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What the difference between two bold sentences is?

I am sorry to state that I applied for a new telephone on 05.02.2016. Though more than two years have passed since the application, I have not received the new connection yet nor have I been informed at what stage my application for the connection is at present. Kindly let me know when I can expect the connection.

I shall be highly obliged if you take immediate steps in this regard.
I would be highly obliged if you would take immediate steps in this regard.

My question is, are both the bold sentences correct In the above context? If yes, what is the difference between them?

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The first sentence is certainly correct although the difference between "shall" and "will" has largely disappeared in modern American English. (But I have no knowledge of such nuances in Indian English.) The second sentence is what many Americans might well use instead. I am old fashioned enough that I would substitute "if you took" for "if you would take."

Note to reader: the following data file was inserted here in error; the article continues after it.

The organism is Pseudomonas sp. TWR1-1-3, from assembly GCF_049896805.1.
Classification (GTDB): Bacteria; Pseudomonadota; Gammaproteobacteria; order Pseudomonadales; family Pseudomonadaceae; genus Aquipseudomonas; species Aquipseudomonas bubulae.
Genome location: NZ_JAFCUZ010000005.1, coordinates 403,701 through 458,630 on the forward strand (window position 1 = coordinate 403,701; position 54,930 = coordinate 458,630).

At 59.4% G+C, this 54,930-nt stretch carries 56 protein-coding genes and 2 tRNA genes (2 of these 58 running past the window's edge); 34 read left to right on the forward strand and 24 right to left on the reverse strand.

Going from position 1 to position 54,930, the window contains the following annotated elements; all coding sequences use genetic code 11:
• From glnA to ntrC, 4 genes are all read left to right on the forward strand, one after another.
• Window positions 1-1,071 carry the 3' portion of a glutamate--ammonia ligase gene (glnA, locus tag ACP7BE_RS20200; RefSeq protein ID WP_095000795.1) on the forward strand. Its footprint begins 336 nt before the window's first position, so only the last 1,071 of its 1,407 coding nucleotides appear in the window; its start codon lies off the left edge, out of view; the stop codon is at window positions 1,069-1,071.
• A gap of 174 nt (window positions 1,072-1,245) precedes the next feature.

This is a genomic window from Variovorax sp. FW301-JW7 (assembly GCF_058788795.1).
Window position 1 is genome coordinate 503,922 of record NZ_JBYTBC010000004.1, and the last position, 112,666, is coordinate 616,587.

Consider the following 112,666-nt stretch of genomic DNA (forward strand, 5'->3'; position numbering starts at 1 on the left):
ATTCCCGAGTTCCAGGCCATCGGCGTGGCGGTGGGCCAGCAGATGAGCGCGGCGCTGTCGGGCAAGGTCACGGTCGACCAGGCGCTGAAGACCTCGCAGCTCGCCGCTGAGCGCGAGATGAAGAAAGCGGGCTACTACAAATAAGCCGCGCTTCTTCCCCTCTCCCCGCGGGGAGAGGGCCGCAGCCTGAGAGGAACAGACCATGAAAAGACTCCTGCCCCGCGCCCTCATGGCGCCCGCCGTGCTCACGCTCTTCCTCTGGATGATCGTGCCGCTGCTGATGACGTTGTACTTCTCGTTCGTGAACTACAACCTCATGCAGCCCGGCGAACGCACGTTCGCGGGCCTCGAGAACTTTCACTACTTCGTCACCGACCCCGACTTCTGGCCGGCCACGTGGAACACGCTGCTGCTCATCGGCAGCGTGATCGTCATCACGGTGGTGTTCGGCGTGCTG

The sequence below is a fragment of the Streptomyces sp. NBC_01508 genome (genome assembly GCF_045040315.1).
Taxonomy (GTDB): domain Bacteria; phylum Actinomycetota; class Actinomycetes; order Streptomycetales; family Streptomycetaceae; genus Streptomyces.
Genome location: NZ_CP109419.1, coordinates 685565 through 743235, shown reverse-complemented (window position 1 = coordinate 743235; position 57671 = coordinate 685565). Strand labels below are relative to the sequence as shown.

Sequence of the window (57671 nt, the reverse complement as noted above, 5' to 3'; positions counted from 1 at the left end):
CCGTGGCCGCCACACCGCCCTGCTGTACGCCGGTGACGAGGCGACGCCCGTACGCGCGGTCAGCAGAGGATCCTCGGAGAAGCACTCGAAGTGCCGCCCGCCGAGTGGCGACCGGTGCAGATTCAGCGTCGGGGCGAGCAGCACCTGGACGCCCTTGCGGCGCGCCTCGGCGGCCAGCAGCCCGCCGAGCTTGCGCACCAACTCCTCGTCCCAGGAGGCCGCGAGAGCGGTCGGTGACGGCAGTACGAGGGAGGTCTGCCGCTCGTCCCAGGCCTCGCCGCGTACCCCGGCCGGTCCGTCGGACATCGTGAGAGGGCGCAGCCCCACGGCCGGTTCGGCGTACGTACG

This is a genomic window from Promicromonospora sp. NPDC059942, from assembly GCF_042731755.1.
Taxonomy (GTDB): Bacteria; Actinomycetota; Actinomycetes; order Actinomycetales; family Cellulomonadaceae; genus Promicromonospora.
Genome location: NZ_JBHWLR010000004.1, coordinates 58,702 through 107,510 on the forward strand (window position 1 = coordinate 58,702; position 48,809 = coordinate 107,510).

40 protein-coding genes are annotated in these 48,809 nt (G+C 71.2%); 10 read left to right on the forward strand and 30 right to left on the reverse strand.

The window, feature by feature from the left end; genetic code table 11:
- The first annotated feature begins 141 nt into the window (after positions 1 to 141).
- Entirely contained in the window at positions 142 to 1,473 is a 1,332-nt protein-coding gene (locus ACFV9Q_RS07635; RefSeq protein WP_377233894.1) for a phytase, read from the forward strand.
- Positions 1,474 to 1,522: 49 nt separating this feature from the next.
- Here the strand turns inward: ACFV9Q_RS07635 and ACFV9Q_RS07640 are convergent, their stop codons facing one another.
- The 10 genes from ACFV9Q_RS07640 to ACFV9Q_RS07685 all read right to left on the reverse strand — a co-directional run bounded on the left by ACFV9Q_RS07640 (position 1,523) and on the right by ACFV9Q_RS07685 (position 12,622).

As a matter of personal style, the sentence appears very stilted and adds nothing substantive. If I were writing from scratch, I'd probably end with "Please let me know promptly when I can expect the connection," but place it in a separate paragraph. But that is my sense of style, not a comment on grammar or idiom.

  • I don't think "if you took" is old-fashioned. It reads better, given that, as you point out, the sentence looks stilted and unsubstantive. – shadowtalker Dec 19 '18 at 15:47
  • 50 years ago, "took" would have been mandatory in the schools I went to, but today few use the old rules on sequence of tenses. – Jeff Morrow Dec 19 '18 at 20:42

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